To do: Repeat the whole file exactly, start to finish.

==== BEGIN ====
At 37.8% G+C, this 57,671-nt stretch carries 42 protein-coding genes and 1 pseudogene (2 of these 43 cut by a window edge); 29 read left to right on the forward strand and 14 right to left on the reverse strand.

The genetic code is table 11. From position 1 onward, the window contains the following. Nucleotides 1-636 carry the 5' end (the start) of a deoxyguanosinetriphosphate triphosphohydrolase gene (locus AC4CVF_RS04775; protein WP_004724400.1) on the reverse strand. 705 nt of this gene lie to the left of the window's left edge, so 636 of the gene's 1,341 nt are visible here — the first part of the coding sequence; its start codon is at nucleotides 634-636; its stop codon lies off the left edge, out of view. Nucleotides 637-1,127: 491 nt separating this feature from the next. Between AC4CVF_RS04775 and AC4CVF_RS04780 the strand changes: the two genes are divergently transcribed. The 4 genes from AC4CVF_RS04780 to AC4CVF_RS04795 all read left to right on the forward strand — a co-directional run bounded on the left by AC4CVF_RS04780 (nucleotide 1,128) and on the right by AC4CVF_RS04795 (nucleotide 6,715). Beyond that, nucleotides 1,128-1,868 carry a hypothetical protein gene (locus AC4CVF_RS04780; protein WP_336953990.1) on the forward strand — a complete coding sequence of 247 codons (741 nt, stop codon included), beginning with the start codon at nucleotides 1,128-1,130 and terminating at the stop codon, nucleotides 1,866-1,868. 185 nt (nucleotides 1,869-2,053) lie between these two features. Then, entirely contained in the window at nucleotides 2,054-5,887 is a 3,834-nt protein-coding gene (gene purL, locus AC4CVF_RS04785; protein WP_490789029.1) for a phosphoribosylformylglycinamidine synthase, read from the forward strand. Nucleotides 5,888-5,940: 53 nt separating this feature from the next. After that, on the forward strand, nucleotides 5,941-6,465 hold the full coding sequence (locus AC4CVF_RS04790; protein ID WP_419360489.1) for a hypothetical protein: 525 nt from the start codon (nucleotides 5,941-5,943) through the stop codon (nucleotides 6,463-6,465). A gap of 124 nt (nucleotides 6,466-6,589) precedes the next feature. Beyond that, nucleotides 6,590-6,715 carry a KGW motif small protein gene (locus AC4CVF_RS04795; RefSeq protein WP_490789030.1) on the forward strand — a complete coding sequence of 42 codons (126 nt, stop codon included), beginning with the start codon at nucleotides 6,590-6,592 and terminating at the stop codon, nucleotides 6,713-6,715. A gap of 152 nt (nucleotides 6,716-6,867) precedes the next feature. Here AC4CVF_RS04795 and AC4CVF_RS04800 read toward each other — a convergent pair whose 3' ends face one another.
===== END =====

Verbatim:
At 37.8% G+C, this 57,671-nt stretch carries 42 protein-coding genes and 1 pseudogene (2 of these 43 cut by a window edge); 29 read left to right on the forward strand and 14 right to left on the reverse strand.

The genetic code is table 11. From position 1 onward, the window contains the following. Nucleotides 1-636 carry the 5' end (the start) of a deoxyguanosinetriphosphate triphosphohydrolase gene (locus AC4CVF_RS04775; protein WP_004724400.1) on the reverse strand. 705 nt of this gene lie to the left of the window's left edge, so 636 of the gene's 1,341 nt are visible here — the first part of the coding sequence; its start codon is at nucleotides 634-636; its stop codon lies off the left edge, out of view. Nucleotides 637-1,127: 491 nt separating this feature from the next. Between AC4CVF_RS04775 and AC4CVF_RS04780 the strand changes: the two genes are divergently transcribed. The 4 genes from AC4CVF_RS04780 to AC4CVF_RS04795 all read left to right on the forward strand — a co-directional run bounded on the left by AC4CVF_RS04780 (nucleotide 1,128) and on the right by AC4CVF_RS04795 (nucleotide 6,715). Beyond that, nucleotides 1,128-1,868 carry a hypothetical protein gene (locus AC4CVF_RS04780; protein WP_336953990.1) on the forward strand — a complete coding sequence of 247 codons (741 nt, stop codon included), beginning with the start codon at nucleotides 1,128-1,130 and terminating at the stop codon, nucleotides 1,866-1,868. 185 nt (nucleotides 1,869-2,053) lie between these two features. Then, entirely contained in the window at nucleotides 2,054-5,887 is a 3,834-nt protein-coding gene (gene purL, locus AC4CVF_RS04785; protein WP_490789029.1) for a phosphoribosylformylglycinamidine synthase, read from the forward strand. Nucleotides 5,888-5,940: 53 nt separating this feature from the next. After that, on the forward strand, nucleotides 5,941-6,465 hold the full coding sequence (locus AC4CVF_RS04790; protein ID WP_419360489.1) for a hypothetical protein: 525 nt from the start codon (nucleotides 5,941-5,943) through the stop codon (nucleotides 6,463-6,465). A gap of 124 nt (nucleotides 6,466-6,589) precedes the next feature. Beyond that, nucleotides 6,590-6,715 carry a KGW motif small protein gene (locus AC4CVF_RS04795; RefSeq protein WP_490789030.1) on the forward strand — a complete coding sequence of 42 codons (126 nt, stop codon included), beginning with the start codon at nucleotides 6,590-6,592 and terminating at the stop codon, nucleotides 6,713-6,715. A gap of 152 nt (nucleotides 6,716-6,867) precedes the next feature. Here AC4CVF_RS04795 and AC4CVF_RS04800 read toward each other — a convergent pair whose 3' ends face one another.